Elyria never descends completely into a melodrama of a threesome gone awry. This is because of the director’s elusive suggestion of the principals’ younger versions of themselves, portrayed by Mahima Saigal, Avanthika Srinivasan and Sanskar Agarwal, in flashbacks symbolically staged with accompanying music. The wistful compositions by Neel Murgai convey timber and moment. They are especially effective in the first act and in the flashbacks. For it is the nuance and surrealism of the past which lift Elyria beyond the mundane. As a result the evocative scenes present a dream-state atmosphere, like a series of meditations through which we intuit that Dhatta (Gulshan Mia) and Vasanta (Nilanjana Bose) make peace with themselves and each other by the play’s end.
Into the celebration of dance and happy festivities, Vasanta emerges on the dance floor to confront Dhatta and briefly move with her as they share awkward, stilted greetings. We anticipate from their encounter that they have known each other in another time and place, as it turns out when they were growing up together in Kenya. Though the contrast between the two women is not apparent initially, after they have additional encounters, we learn that Dhatta comes from an upper class strata of Gujarati society and Vasanta comes from a family with little means. As the play gradually unfolds, we learn that traditional cultural folkways bleed into the relationships and interactions of the characters, defining their social positions, identities and behaviors.
Without slamming rhetorical intrusions into the love triangle which developed elsewhere and ended after Dhatta married Charu (Bhavesh Patel) the playwright gradually reveals the surreptitious bonds among the characters, using Vasanta as the catalyst. Though she promised she wouldn’t, Vasanta follows Dhatta and Charu all the way to Elyria to confront them about Rohan (Mohit Gautam) who is the child of Vasanta and Charu’s love relationship. Dhatta has told Rohan that she is not his birth mother, but she is his mother forever. Rohan tells his college friend Hassanali (Omar Shafiuzzaman) that he plans to locate his birth parents after he and Hassanali graduate from college. Hassanali, a self-proclaimed computer genius, promises that he will help Rohan locate them on the “Interweb.”
Two ironies immediately present themselves. Rohan and Hassanali will be searching globally on the nascent and clunky forerunner of the internet whose communication protocols were not yet standardized (the internet was born in 1983). Ironically, Rohan’s birth parents are in his backyard and he could know them if someone would just “spill the beans.” However, revealing the secret is a monumental endeavor for the one carrying it, a happening more far flung then landing a spaceship on Neptune.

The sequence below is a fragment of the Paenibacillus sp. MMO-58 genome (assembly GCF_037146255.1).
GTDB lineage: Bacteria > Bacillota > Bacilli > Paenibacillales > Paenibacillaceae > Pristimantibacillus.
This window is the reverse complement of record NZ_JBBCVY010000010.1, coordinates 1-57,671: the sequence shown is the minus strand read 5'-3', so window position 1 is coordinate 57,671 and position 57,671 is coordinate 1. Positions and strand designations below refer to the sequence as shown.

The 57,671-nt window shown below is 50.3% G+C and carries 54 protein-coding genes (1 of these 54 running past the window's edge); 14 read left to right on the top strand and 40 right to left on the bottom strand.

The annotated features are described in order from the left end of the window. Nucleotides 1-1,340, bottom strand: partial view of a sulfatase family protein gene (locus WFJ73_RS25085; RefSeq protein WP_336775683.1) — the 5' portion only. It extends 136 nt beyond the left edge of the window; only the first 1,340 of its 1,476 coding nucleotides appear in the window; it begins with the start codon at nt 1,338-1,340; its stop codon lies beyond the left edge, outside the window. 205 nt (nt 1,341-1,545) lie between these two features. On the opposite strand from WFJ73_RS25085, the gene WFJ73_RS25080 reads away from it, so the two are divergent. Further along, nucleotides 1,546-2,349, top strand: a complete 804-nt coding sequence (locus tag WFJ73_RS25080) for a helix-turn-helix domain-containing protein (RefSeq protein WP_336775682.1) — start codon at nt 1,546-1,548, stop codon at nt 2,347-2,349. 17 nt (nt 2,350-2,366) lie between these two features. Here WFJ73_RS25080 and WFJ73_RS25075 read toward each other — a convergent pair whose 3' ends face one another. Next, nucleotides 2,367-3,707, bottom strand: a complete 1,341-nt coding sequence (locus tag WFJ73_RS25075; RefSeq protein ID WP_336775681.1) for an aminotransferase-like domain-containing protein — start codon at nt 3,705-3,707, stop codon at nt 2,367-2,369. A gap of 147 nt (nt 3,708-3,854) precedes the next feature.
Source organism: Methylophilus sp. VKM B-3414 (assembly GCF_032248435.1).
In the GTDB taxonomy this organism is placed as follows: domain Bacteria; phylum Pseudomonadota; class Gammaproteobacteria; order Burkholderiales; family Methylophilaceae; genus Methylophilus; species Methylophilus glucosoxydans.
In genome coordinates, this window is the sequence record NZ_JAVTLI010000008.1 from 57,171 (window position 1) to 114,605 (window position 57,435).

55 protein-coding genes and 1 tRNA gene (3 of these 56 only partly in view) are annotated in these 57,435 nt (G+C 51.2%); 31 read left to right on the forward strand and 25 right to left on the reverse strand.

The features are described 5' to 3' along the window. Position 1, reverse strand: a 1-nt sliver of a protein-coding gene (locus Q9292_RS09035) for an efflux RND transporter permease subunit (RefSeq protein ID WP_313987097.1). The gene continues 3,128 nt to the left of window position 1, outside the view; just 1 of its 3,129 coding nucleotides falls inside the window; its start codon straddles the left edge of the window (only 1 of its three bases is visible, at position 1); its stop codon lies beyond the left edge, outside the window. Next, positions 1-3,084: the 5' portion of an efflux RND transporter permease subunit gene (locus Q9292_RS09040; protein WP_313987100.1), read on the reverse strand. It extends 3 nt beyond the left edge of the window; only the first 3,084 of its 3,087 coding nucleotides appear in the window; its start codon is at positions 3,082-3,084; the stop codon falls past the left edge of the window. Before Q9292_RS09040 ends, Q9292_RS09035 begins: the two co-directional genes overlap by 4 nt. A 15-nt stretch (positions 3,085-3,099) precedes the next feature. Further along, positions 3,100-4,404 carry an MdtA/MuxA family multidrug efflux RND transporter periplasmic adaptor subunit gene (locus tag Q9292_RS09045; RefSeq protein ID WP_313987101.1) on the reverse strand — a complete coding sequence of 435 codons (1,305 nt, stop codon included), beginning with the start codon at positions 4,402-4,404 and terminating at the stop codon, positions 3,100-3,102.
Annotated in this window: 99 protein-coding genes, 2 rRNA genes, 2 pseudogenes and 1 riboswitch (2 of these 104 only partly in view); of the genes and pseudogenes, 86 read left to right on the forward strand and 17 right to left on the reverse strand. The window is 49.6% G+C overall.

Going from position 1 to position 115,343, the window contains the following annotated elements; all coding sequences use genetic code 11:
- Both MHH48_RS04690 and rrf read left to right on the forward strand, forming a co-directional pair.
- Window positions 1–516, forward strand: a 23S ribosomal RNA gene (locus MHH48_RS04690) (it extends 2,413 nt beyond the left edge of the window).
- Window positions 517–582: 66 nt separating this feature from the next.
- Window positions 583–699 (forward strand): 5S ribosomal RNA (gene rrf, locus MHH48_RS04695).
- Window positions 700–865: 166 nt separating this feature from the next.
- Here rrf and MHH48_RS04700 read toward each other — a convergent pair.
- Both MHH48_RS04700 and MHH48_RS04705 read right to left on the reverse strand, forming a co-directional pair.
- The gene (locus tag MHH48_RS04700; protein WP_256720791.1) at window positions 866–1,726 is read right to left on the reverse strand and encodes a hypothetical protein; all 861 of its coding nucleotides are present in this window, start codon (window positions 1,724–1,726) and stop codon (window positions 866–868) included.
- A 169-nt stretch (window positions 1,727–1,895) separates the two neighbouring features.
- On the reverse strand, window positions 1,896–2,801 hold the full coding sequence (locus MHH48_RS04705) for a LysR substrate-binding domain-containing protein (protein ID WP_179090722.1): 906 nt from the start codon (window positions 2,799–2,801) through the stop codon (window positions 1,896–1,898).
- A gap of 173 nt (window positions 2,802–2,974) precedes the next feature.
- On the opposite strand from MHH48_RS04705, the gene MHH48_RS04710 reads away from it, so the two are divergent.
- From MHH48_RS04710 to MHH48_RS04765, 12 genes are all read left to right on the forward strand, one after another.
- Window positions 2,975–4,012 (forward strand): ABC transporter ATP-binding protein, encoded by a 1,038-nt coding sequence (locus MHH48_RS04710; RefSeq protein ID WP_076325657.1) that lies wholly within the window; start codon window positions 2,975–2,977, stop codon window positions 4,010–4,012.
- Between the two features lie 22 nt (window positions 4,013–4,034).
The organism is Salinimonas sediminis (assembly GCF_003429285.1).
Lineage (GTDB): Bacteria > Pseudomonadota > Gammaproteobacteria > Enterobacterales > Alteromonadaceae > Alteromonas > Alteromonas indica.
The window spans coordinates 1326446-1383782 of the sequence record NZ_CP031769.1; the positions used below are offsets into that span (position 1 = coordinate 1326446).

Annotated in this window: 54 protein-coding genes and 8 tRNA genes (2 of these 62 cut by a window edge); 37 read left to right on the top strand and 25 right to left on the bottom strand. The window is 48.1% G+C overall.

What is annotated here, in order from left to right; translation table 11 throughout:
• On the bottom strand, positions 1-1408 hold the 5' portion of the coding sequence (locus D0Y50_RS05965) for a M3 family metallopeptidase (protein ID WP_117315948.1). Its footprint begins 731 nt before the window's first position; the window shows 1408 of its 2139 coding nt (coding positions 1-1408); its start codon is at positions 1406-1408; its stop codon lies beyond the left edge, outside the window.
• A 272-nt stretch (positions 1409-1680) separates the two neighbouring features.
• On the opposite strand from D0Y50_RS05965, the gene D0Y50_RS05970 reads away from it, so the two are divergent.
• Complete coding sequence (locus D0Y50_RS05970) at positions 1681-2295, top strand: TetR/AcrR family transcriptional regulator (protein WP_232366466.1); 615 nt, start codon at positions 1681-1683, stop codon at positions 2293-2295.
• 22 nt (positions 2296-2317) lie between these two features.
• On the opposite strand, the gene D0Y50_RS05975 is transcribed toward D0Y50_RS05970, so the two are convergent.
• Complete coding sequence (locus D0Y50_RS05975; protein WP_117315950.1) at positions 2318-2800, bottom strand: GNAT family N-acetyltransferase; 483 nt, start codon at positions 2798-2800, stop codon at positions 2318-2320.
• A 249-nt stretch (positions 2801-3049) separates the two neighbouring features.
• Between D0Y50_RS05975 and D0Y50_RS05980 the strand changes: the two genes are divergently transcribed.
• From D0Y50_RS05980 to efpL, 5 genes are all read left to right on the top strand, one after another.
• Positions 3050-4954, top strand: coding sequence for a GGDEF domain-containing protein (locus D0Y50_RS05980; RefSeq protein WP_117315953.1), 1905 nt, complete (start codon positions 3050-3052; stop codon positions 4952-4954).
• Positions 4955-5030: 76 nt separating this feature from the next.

But even mountains move and an upset Vasanta finds the means financially with her hairdresser skills to make it to Elyria, supporting charming, con man husband Shiv (Sanjit De Silva) to proclaim her truth and see her grown-up child. Thus, the forward momentum of Purohit’s delicate unfolding plot complication unravels and destroys Dhatta’s world.
The secret is not revealed to Rohan during the play. Rohan believes that he was adopted by both Charu and Dhatta. It is his misfortune that he never receives the information that Charu is his real father with his mother’s childhood friend Vasanta as his birth mother. Dhatta is responsible for sharing the information that she promised Vasanta she would share. She doesn’t because she can’t; she is afraid. She knows that Charu loved Vasanta more, but until she begins to reconcile her past younger self with her older self’s experience, she can’t confront her husband about that love or the child it produced. The play is the revelation of the truth about Rohan and how it has impacted the characters and their love of themselves. Until they confront the truth, the guilt and self-loathing they’ve experienced keeping secrets from each other fester inside their souls and psyches.
At the heart of the complications, emotional problems and self-revulsion that each of the characters feel, are Indian cultural folkways. These (arranged marriages, economic status, paternalism) have oppressed both Vasanta and Dhatta and have damned Charu to a life of remote isolation from his son and his wife, as he perfunctorily performs his role as a father and husband. Indeed, Dhatta has devoted all of her love to Rohan and has unconsciously closed out Charu. He accuses her of foiling their marriage and giving all her attention to Rohan in a dynamic scene where Dhatta finally is able to tell him she knows about Vasanta. Admitting that she has raised up his son from a woman he still loves clears the air. On the other hand the truth heaps recriminations on Charu for clearly Dhatta is the better person, despite his accusations that accepting Rohan and raising him as her own son has negatively impacted their marriage.
Eventually, we discover their past and the traditions that bound them and still bind them making Charu culpable in what has happened. Years before Elyria and his marriage to Dhatta, Charu and Vasanta were lovers. However, their future marriage was doomed by her parent’s financial status and inability to pay the high dowry price required. Thus, Charu must marry someone financially well-off, in an economically viable arranged marriage of which his parents and Dhatta’s parents approve. Vasanta keeps secret her pregnancy and when Rohan is born, she delivers her son to Dhatta, keeping the baby with at least one birth parent, that is, if Dhatta agrees to the secrecy, which Vasanta eventually wants to be divulged to everyone.